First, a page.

7 ways to turbo charge your fundraising: Part 1

In today's post-GDPR world, many charities are braced for a fall in fundraised income. But it doesn't have to be this way, writes Rebecca Cooney

By following some simple steps, charities could improve the amount they raise. In the first of four instalments looking at fundraising, charities can look close to home for somewhere to begin.

Don’t forget current donors

The first thing to do when hoping to boost your income, says fundraising consultant Simon Scriver, is to go to all your existing and recent supporters and request more money.

"We’re often afraid to go back to people who have already supported us because we think we’re bothering them," he says. "But they’re far more likely to help than a stranger who has never given – that first gift is the hardest to give.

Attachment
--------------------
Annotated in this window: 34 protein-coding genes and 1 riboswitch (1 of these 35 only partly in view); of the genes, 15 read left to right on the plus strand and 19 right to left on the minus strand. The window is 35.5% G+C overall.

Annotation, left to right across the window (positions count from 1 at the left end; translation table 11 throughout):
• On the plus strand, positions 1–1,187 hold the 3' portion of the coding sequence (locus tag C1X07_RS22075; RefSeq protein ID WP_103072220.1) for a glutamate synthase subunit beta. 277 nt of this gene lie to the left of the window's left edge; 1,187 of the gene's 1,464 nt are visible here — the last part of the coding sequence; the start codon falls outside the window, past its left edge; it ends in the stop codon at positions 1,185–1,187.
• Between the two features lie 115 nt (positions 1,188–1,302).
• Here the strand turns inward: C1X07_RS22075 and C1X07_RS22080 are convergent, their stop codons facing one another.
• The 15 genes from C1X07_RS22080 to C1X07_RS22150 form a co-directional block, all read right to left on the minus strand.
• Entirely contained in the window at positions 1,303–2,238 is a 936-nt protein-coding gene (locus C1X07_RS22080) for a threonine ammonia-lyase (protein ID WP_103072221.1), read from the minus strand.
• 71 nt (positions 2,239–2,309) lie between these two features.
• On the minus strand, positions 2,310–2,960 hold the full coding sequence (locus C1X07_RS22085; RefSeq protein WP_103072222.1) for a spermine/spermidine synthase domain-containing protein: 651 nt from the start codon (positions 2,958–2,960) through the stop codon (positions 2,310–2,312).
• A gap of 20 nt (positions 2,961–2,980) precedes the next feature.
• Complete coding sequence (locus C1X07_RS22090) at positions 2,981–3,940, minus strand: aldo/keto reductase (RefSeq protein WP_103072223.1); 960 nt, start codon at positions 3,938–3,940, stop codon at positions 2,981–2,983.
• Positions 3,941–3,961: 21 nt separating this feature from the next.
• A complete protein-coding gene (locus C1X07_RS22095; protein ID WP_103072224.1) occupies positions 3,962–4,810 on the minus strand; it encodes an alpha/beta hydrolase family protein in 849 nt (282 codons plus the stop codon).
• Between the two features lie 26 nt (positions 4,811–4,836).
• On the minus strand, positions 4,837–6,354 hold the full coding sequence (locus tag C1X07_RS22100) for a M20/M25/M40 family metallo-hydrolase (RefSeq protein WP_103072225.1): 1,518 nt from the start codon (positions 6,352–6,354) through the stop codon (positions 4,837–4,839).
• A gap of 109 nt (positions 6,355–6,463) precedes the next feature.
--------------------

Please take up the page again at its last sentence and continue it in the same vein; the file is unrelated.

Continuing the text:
"If I phone all your monthly donors, I know 25 per cent of them are going to increase their donations," he says.

Rather than trying to make everyone care, fundraisers should put that time and money into people who have already shown interest, who already care and who have already donated, he says.

The key to encouraging existing donors to give more, Scriver says, is to make them feel like they are insiders with special insight into the charity’s work. "You might be writing to or phoning all your current donors, but you want it to feel like you thought ‘hey, you know who would get this project? John would!

"I’m going to give him a call because he already donates to us and he’s smart and the kind of person who would like to help make this happen’," he says.

Taking the time to thank donors can also help to generate additional gifts, says Jen Shang, director of research at the University of Plymouth Hartsook Centre for Sustainable Philanthropy.

"In our most recent research project, we tested thank-you communications by email or letter – there were no asks at all and no mention of future asks," she says. "It was just about thanking donors for past giving that they had done."

Thanking donors in ways that made them feel good about themselves increased the number of people who responded with another gift by between 14 and 65 per cent, she says.


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